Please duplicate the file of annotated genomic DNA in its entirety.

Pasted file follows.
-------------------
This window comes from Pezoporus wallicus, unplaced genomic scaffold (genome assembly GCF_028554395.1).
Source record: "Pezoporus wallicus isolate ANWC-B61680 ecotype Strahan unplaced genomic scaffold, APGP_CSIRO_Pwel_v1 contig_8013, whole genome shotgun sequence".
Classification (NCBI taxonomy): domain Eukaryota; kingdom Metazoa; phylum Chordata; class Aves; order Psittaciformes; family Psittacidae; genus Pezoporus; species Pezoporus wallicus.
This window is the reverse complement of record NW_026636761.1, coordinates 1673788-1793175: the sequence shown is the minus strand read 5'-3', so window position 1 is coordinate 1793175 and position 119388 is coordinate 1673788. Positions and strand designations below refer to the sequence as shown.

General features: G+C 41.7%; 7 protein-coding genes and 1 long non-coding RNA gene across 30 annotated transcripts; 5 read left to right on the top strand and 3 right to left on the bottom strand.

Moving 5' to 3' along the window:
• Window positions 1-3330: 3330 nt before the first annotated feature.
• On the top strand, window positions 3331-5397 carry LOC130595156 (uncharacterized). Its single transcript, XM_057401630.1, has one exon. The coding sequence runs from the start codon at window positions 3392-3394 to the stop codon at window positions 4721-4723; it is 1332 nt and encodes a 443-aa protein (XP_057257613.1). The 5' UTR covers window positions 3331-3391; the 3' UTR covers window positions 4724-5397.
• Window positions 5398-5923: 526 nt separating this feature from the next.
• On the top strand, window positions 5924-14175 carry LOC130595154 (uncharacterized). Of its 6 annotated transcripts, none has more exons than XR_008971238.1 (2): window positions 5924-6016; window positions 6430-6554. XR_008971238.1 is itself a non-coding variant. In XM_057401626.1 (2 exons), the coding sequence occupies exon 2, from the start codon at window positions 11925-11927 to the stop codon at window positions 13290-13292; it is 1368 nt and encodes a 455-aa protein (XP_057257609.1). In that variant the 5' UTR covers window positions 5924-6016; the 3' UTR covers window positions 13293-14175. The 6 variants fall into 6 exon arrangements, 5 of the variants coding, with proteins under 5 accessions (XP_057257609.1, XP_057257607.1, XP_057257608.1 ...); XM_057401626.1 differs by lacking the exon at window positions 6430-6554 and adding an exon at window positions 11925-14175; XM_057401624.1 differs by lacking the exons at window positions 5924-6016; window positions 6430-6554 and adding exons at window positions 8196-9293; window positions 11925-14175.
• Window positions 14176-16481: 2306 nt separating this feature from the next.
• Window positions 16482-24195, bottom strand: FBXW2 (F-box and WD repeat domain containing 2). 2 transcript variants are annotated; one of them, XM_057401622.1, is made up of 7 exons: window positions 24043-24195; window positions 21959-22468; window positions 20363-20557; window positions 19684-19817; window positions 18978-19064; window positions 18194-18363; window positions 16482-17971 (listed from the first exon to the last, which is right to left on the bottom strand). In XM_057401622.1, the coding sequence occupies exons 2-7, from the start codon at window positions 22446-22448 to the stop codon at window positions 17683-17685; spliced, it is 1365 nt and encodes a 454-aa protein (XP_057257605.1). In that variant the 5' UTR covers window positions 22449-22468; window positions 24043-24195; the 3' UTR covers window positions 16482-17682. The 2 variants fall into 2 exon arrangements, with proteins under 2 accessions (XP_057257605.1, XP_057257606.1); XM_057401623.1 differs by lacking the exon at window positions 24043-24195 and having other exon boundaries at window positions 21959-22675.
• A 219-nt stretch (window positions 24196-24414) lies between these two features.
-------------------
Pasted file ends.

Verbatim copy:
This window comes from Pezoporus wallicus, unplaced genomic scaffold (genome assembly GCF_028554395.1).
Source record: "Pezoporus wallicus isolate ANWC-B61680 ecotype Strahan unplaced genomic scaffold, APGP_CSIRO_Pwel_v1 contig_8013, whole genome shotgun sequence".
Classification (NCBI taxonomy): domain Eukaryota; kingdom Metazoa; phylum Chordata; class Aves; order Psittaciformes; family Psittacidae; genus Pezoporus; species Pezoporus wallicus.
This window is the reverse complement of record NW_026636761.1, coordinates 1673788-1793175: the sequence shown is the minus strand read 5'-3', so window position 1 is coordinate 1793175 and position 119388 is coordinate 1673788. Positions and strand designations below refer to the sequence as shown.

General features: G+C 41.7%; 7 protein-coding genes and 1 long non-coding RNA gene across 30 annotated transcripts; 5 read left to right on the top strand and 3 right to left on the bottom strand.

Moving 5' to 3' along the window:
• Window positions 1-3330: 3330 nt before the first annotated feature.
• On the top strand, window positions 3331-5397 carry LOC130595156 (uncharacterized). Its single transcript, XM_057401630.1, has one exon. The coding sequence runs from the start codon at window positions 3392-3394 to the stop codon at window positions 4721-4723; it is 1332 nt and encodes a 443-aa protein (XP_057257613.1). The 5' UTR covers window positions 3331-3391; the 3' UTR covers window positions 4724-5397.
• Window positions 5398-5923: 526 nt separating this feature from the next.
• On the top strand, window positions 5924-14175 carry LOC130595154 (uncharacterized). Of its 6 annotated transcripts, none has more exons than XR_008971238.1 (2): window positions 5924-6016; window positions 6430-6554. XR_008971238.1 is itself a non-coding variant. In XM_057401626.1 (2 exons), the coding sequence occupies exon 2, from the start codon at window positions 11925-11927 to the stop codon at window positions 13290-13292; it is 1368 nt and encodes a 455-aa protein (XP_057257609.1). In that variant the 5' UTR covers window positions 5924-6016; the 3' UTR covers window positions 13293-14175. The 6 variants fall into 6 exon arrangements, 5 of the variants coding, with proteins under 5 accessions (XP_057257609.1, XP_057257607.1, XP_057257608.1 ...); XM_057401626.1 differs by lacking the exon at window positions 6430-6554 and adding an exon at window positions 11925-14175; XM_057401624.1 differs by lacking the exons at window positions 5924-6016; window positions 6430-6554 and adding exons at window positions 8196-9293; window positions 11925-14175.
• Window positions 14176-16481: 2306 nt separating this feature from the next.
• Window positions 16482-24195, bottom strand: FBXW2 (F-box and WD repeat domain containing 2). 2 transcript variants are annotated; one of them, XM_057401622.1, is made up of 7 exons: window positions 24043-24195; window positions 21959-22468; window positions 20363-20557; window positions 19684-19817; window positions 18978-19064; window positions 18194-18363; window positions 16482-17971 (listed from the first exon to the last, which is right to left on the bottom strand). In XM_057401622.1, the coding sequence occupies exons 2-7, from the start codon at window positions 22446-22448 to the stop codon at window positions 17683-17685; spliced, it is 1365 nt and encodes a 454-aa protein (XP_057257605.1). In that variant the 5' UTR covers window positions 22449-22468; window positions 24043-24195; the 3' UTR covers window positions 16482-17682. The 2 variants fall into 2 exon arrangements, with proteins under 2 accessions (XP_057257605.1, XP_057257606.1); XM_057401623.1 differs by lacking the exon at window positions 24043-24195 and having other exon boundaries at window positions 21959-22675.
• A 219-nt stretch (window positions 24196-24414) lies between these two features.